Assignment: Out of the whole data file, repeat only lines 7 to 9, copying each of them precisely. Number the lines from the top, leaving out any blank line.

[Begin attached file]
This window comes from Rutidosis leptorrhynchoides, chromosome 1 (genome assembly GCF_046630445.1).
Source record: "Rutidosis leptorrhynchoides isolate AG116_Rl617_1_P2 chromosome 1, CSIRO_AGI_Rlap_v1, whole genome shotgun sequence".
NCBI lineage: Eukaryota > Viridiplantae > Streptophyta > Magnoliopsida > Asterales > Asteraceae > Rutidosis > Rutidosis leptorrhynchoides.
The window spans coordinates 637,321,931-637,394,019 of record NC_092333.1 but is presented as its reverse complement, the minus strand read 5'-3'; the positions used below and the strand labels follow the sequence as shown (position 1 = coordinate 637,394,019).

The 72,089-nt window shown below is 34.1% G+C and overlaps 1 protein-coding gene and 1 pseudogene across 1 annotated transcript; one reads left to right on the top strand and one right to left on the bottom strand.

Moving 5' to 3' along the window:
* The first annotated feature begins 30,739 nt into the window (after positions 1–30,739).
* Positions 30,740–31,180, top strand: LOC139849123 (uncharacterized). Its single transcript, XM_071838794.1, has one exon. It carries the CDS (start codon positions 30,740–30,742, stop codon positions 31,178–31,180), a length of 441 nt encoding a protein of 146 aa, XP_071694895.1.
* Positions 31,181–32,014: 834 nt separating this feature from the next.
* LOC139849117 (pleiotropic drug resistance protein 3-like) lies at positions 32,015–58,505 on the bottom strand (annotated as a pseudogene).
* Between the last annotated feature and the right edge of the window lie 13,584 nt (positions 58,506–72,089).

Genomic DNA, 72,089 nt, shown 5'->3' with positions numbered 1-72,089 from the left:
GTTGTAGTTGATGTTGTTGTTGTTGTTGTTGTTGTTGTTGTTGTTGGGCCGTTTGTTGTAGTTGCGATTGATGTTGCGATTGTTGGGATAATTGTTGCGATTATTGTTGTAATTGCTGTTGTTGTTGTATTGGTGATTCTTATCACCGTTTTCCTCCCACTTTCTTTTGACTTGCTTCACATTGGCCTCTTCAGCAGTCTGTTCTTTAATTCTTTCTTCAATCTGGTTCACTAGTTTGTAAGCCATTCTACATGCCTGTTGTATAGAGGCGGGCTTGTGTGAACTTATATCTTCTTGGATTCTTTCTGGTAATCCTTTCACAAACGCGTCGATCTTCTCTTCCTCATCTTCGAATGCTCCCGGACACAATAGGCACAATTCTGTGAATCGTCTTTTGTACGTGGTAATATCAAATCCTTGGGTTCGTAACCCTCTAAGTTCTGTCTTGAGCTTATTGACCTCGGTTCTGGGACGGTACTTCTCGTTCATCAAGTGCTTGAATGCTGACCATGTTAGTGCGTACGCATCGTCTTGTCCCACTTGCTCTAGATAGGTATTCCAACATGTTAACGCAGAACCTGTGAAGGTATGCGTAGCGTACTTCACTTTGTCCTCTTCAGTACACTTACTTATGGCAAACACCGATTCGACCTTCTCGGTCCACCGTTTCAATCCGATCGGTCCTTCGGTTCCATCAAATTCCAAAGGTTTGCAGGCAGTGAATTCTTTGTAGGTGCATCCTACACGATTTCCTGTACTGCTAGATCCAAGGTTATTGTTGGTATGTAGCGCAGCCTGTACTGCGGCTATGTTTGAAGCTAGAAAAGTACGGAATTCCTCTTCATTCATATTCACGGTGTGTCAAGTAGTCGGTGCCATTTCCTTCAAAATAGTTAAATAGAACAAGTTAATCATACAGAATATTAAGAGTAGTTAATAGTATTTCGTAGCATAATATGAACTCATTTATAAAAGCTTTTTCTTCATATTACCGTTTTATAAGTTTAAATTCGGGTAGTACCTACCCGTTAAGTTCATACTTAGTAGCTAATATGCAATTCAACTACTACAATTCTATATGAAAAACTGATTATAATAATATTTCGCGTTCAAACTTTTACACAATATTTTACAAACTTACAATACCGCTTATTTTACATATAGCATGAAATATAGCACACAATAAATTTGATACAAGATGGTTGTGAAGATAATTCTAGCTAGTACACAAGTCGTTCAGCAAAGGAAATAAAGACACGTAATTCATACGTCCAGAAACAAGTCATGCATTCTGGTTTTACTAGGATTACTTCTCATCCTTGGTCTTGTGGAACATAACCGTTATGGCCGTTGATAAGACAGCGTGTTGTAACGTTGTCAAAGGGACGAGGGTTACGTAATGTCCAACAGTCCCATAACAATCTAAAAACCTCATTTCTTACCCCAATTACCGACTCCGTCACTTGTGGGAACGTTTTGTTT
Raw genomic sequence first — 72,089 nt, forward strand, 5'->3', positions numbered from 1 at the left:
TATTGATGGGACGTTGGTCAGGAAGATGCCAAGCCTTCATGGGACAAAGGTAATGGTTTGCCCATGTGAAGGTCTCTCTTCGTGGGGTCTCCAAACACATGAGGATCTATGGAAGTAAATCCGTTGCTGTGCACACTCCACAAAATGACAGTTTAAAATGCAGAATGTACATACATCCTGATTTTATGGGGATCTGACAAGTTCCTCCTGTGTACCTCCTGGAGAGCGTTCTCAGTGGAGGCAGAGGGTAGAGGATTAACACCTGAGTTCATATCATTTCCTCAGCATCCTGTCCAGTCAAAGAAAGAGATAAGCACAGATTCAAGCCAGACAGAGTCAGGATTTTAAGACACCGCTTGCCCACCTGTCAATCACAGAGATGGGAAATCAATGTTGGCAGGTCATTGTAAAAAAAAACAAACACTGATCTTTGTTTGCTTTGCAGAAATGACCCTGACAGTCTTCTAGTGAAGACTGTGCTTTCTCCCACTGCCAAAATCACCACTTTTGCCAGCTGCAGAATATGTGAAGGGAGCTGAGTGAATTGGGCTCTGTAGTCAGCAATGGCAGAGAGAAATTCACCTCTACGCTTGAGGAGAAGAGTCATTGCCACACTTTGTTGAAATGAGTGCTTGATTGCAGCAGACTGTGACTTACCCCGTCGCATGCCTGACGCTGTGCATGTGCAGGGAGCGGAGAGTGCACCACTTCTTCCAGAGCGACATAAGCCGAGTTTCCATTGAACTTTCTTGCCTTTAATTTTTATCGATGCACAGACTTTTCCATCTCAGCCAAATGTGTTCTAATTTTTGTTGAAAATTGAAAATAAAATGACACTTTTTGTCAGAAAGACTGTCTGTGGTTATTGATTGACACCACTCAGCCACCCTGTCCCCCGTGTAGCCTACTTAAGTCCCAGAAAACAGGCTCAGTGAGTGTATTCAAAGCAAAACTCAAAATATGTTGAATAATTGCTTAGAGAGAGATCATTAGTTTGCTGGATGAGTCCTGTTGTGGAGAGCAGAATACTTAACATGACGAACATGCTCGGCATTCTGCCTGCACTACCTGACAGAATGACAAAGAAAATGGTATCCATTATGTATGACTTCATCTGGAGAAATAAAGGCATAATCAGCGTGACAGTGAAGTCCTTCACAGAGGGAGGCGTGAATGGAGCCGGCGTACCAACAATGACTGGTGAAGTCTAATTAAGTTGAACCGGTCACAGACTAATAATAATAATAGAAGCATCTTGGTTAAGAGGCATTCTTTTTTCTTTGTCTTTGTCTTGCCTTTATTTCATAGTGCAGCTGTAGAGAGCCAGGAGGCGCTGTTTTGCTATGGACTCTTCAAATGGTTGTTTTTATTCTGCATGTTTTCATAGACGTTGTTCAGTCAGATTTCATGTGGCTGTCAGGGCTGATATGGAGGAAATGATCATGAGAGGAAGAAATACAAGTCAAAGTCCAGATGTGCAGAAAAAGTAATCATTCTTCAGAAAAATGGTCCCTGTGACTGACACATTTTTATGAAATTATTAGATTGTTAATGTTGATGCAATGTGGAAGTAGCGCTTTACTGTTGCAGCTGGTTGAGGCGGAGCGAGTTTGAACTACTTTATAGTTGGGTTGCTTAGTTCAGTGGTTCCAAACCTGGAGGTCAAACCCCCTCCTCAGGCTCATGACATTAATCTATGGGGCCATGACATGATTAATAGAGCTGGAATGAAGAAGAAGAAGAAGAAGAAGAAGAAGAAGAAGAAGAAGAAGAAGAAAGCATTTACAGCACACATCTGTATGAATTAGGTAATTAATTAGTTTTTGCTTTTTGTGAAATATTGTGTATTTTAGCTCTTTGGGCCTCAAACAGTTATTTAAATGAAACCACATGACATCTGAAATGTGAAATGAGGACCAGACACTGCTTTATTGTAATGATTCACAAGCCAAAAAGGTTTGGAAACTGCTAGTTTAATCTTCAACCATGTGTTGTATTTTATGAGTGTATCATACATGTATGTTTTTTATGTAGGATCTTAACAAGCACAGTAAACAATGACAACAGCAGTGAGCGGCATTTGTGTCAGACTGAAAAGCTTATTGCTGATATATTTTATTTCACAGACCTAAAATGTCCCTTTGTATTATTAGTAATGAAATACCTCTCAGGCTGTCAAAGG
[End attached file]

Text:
* The first annotated feature begins 30,739 nt into the window (after positions 1–30,739).
* Positions 30,740–31,180, top strand: LOC139849123 (uncharacterized). Its single transcript, XM_071838794.1, has one exon. It carries the CDS (start codon positions 30,740–30,742, stop codon positions 31,178–31,180), a length of 441 nt encoding a protein of 146 aa, XP_071694895.1.
* Positions 31,181–32,014: 834 nt separating this feature from the next.